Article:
Although residential prices remained relatively stable, there was some variation in sectors. The apartment sector recorded the largest gain in new listings relative to sales and inventory levels nearly doubled reaching 1,148 units. The rise in supply relative to demand placed downward pressure on benchmark prices, which fell to $298,700 compared to $300,400 in December.
“It’s important for sellers to set appropriate expectations in this market,” said Lyall. “They need to consider their property type, the competition they may be facing in their community, their reasons for selling and, of course, when they ultimately need their property to be sold.”
Detached benchmark prices totaled $518,600 in January, similar to December levels, but a 7.9 per cent increase relative to January 2014. Meanwhile, the attached unadjusted benchmark price in January totaled $356,200, similar to prices recorded in December.
“Housing decisions will likely continue to be postponed for many consumers until they can see what happens with the economic climate in the spring,” said Lurie.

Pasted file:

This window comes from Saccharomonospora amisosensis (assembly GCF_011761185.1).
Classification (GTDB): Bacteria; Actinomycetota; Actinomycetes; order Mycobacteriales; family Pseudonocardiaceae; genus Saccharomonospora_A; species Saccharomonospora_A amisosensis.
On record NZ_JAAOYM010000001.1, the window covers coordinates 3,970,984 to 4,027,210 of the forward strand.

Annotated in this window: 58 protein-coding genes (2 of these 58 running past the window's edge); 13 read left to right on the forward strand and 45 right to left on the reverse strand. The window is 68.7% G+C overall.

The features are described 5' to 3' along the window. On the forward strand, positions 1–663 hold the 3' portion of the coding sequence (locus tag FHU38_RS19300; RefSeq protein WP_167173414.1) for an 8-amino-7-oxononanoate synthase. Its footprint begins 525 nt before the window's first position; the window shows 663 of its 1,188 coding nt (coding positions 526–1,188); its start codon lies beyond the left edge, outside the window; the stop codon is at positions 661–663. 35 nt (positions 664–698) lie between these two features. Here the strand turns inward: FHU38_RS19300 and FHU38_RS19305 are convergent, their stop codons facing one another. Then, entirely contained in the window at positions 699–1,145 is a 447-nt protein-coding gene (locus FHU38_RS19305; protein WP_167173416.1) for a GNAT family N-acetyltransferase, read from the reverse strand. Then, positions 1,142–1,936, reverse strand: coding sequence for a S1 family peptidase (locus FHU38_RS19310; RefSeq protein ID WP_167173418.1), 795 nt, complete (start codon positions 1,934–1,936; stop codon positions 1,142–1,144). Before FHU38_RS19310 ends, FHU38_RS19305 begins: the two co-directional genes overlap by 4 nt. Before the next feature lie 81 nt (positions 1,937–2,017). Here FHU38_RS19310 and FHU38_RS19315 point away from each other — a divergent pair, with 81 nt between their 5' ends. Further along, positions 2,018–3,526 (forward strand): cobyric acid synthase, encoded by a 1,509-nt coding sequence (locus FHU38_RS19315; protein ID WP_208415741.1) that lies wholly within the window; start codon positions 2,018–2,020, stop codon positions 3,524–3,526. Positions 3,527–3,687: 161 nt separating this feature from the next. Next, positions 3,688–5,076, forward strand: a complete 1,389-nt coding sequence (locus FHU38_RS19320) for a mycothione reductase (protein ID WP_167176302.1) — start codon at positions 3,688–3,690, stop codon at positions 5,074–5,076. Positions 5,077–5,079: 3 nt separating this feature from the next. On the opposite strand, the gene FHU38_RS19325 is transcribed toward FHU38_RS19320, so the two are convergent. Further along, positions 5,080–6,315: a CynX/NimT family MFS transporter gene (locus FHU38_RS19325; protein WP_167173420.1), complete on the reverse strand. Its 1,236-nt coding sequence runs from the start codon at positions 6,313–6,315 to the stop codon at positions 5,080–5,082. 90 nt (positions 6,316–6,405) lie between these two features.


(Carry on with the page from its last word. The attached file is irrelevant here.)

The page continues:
“Nonetheless, if supply levels continue to rise at levels that exceed the pace of demand growth, we can expect this will start to impact prices in the city.”
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by CREB on January 13, 2015
Housing sales are forecasted to ease by four per cent this year, due to market uncertainty and changes in economic climate, while prices are expected to remain relatively stable with a modest increase of 1.58 per cent on an annual basis, CREB® said today in its annual forecast.
Although sales levels are expected to ease, previously tight conditions throughout 2014 indicate that rising supply would push the market into more balanced conditions, supporting price stability in 2015. However, CREB® warns there are multiple risk factors attached to this forecast, which estimates a total of 24,503 homes will be sold in the city this year.